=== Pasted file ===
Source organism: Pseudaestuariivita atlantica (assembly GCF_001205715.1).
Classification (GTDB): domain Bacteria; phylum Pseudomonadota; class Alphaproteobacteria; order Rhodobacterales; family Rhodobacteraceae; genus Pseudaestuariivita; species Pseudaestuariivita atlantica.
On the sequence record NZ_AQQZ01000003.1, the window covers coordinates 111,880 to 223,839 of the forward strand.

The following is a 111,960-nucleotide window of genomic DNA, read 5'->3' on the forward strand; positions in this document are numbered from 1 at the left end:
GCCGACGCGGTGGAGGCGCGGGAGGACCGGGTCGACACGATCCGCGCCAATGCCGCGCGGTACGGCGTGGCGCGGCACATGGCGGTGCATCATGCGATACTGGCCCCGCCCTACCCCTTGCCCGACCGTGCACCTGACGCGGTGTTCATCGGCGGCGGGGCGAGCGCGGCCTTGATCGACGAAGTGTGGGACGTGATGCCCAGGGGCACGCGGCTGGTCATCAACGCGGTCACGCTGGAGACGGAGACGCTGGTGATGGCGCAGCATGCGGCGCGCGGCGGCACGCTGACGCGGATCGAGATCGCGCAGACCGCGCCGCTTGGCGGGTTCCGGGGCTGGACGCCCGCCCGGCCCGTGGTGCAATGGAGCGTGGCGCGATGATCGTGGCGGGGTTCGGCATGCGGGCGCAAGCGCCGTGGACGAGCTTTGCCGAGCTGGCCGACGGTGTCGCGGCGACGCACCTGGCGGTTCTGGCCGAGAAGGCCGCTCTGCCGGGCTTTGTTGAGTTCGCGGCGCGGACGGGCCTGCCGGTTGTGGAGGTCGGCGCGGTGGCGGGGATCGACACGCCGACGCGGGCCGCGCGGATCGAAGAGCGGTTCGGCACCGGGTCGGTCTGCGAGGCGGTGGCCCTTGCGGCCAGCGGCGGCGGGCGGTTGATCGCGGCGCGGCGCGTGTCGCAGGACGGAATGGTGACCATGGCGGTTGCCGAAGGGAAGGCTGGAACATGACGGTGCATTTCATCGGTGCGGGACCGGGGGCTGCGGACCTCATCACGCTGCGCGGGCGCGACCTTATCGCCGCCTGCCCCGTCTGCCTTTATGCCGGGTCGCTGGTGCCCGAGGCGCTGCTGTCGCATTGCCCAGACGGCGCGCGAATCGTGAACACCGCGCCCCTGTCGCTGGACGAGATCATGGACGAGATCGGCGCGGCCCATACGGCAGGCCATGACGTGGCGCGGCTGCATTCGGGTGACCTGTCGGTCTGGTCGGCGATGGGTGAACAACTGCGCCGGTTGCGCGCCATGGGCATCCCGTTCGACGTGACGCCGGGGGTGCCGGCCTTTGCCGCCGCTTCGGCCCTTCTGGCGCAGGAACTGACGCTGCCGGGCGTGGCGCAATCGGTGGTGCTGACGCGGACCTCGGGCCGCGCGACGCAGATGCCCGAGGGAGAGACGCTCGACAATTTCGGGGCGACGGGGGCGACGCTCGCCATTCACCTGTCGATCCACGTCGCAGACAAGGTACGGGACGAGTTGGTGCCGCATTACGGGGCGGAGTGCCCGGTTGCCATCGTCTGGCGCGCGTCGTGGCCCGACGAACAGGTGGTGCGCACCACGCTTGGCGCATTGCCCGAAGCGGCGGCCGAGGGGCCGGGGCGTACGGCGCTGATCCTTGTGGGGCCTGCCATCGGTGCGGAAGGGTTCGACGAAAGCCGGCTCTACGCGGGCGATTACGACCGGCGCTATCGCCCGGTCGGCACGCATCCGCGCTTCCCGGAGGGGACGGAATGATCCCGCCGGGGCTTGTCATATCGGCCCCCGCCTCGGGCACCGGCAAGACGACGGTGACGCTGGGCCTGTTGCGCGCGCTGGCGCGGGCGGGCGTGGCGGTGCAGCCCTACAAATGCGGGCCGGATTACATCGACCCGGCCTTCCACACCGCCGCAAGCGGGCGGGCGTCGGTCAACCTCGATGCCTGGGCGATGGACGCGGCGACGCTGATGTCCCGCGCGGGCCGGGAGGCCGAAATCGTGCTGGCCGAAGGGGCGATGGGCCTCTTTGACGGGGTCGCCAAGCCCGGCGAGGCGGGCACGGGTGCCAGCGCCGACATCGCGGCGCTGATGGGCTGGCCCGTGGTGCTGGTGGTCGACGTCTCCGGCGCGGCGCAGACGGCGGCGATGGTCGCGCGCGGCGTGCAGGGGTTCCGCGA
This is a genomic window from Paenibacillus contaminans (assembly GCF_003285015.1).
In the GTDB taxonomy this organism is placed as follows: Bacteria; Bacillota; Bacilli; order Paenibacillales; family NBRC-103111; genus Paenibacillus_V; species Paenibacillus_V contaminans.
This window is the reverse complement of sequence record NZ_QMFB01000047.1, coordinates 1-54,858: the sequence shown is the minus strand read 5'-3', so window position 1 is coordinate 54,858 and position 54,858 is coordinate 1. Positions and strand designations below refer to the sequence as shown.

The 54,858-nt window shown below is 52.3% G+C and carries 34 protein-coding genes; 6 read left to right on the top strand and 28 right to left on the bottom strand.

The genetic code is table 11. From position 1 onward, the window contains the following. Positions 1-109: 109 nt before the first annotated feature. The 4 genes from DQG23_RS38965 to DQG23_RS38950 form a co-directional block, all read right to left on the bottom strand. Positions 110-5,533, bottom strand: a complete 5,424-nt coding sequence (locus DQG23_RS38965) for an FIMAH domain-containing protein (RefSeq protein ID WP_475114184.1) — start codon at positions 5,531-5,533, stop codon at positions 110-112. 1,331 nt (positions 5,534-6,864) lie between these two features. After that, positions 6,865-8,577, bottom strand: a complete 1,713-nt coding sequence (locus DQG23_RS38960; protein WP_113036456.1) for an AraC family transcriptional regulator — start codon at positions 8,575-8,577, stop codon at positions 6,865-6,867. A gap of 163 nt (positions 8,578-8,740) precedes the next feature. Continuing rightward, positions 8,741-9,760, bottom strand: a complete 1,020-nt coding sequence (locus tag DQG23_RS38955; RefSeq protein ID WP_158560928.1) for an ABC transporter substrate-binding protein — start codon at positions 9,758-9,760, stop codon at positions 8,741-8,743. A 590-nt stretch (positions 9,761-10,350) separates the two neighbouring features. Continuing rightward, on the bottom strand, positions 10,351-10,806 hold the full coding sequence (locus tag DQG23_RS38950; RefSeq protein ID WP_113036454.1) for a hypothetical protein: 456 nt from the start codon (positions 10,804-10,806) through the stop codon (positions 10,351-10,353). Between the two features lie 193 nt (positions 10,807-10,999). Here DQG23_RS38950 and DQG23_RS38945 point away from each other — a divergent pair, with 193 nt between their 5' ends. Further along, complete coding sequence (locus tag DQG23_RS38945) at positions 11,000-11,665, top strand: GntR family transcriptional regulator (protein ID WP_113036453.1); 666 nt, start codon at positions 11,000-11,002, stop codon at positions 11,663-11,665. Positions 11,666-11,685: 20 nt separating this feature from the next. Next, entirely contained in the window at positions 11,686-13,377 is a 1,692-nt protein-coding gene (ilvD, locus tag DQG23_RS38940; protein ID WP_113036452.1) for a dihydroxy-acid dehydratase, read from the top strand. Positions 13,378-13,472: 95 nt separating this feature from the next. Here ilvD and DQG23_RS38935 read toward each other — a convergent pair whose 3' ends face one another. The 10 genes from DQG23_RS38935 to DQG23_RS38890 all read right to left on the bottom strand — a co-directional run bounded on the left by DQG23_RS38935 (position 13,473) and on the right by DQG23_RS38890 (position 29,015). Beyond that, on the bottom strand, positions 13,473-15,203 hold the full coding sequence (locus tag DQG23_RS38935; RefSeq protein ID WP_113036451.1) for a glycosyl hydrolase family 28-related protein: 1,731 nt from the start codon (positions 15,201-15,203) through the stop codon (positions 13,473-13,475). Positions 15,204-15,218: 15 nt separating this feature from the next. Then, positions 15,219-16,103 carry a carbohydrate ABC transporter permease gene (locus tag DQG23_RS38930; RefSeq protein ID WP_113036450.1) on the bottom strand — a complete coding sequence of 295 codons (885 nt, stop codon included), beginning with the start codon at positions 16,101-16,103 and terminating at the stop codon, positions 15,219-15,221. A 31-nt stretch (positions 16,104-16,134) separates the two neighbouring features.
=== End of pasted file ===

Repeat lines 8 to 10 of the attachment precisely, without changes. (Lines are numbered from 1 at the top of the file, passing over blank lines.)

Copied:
This window is the reverse complement of sequence record NZ_QMFB01000047.1, coordinates 1-54,858: the sequence shown is the minus strand read 5'-3', so window position 1 is coordinate 54,858 and position 54,858 is coordinate 1. Positions and strand designations below refer to the sequence as shown.

The 54,858-nt window shown below is 52.3% G+C and carries 34 protein-coding genes; 6 read left to right on the top strand and 28 right to left on the bottom strand.

The genetic code is table 11. From position 1 onward, the window contains the following. Positions 1-109: 109 nt before the first annotated feature. The 4 genes from DQG23_RS38965 to DQG23_RS38950 form a co-directional block, all read right to left on the bottom strand. Positions 110-5,533, bottom strand: a complete 5,424-nt coding sequence (locus DQG23_RS38965) for an FIMAH domain-containing protein (RefSeq protein ID WP_475114184.1) — start codon at positions 5,531-5,533, stop codon at positions 110-112. 1,331 nt (positions 5,534-6,864) lie between these two features. After that, positions 6,865-8,577, bottom strand: a complete 1,713-nt coding sequence (locus DQG23_RS38960; protein WP_113036456.1) for an AraC family transcriptional regulator — start codon at positions 8,575-8,577, stop codon at positions 6,865-6,867. A gap of 163 nt (positions 8,578-8,740) precedes the next feature. Continuing rightward, positions 8,741-9,760, bottom strand: a complete 1,020-nt coding sequence (locus tag DQG23_RS38955; RefSeq protein ID WP_158560928.1) for an ABC transporter substrate-binding protein — start codon at positions 9,758-9,760, stop codon at positions 8,741-8,743. A 590-nt stretch (positions 9,761-10,350) separates the two neighbouring features. Continuing rightward, on the bottom strand, positions 10,351-10,806 hold the full coding sequence (locus tag DQG23_RS38950; RefSeq protein ID WP_113036454.1) for a hypothetical protein: 456 nt from the start codon (positions 10,804-10,806) through the stop codon (positions 10,351-10,353). Between the two features lie 193 nt (positions 10,807-10,999). Here DQG23_RS38950 and DQG23_RS38945 point away from each other — a divergent pair, with 193 nt between their 5' ends. Further along, complete coding sequence (locus tag DQG23_RS38945) at positions 11,000-11,665, top strand: GntR family transcriptional regulator (protein ID WP_113036453.1); 666 nt, start codon at positions 11,000-11,002, stop codon at positions 11,663-11,665. Positions 11,666-11,685: 20 nt separating this feature from the next. Next, entirely contained in the window at positions 11,686-13,377 is a 1,692-nt protein-coding gene (ilvD, locus tag DQG23_RS38940; protein ID WP_113036452.1) for a dihydroxy-acid dehydratase, read from the top strand. Positions 13,378-13,472: 95 nt separating this feature from the next. Here ilvD and DQG23_RS38935 read toward each other — a convergent pair whose 3' ends face one another. The 10 genes from DQG23_RS38935 to DQG23_RS38890 all read right to left on the bottom strand — a co-directional run bounded on the left by DQG23_RS38935 (position 13,473) and on the right by DQG23_RS38890 (position 29,015). Beyond that, on the bottom strand, positions 13,473-15,203 hold the full coding sequence (locus tag DQG23_RS38935; RefSeq protein ID WP_113036451.1) for a glycosyl hydrolase family 28-related protein: 1,731 nt from the start codon (positions 15,201-15,203) through the stop codon (positions 13,473-13,475). Positions 15,204-15,218: 15 nt separating this feature from the next. Then, positions 15,219-16,103 carry a carbohydrate ABC transporter permease gene (locus tag DQG23_RS38930; RefSeq protein ID WP_113036450.1) on the bottom strand — a complete coding sequence of 295 codons (885 nt, stop codon included), beginning with the start codon at positions 16,101-16,103 and terminating at the stop codon, positions 15,219-15,221. A 31-nt stretch (positions 16,104-16,134) separates the two neighbouring features.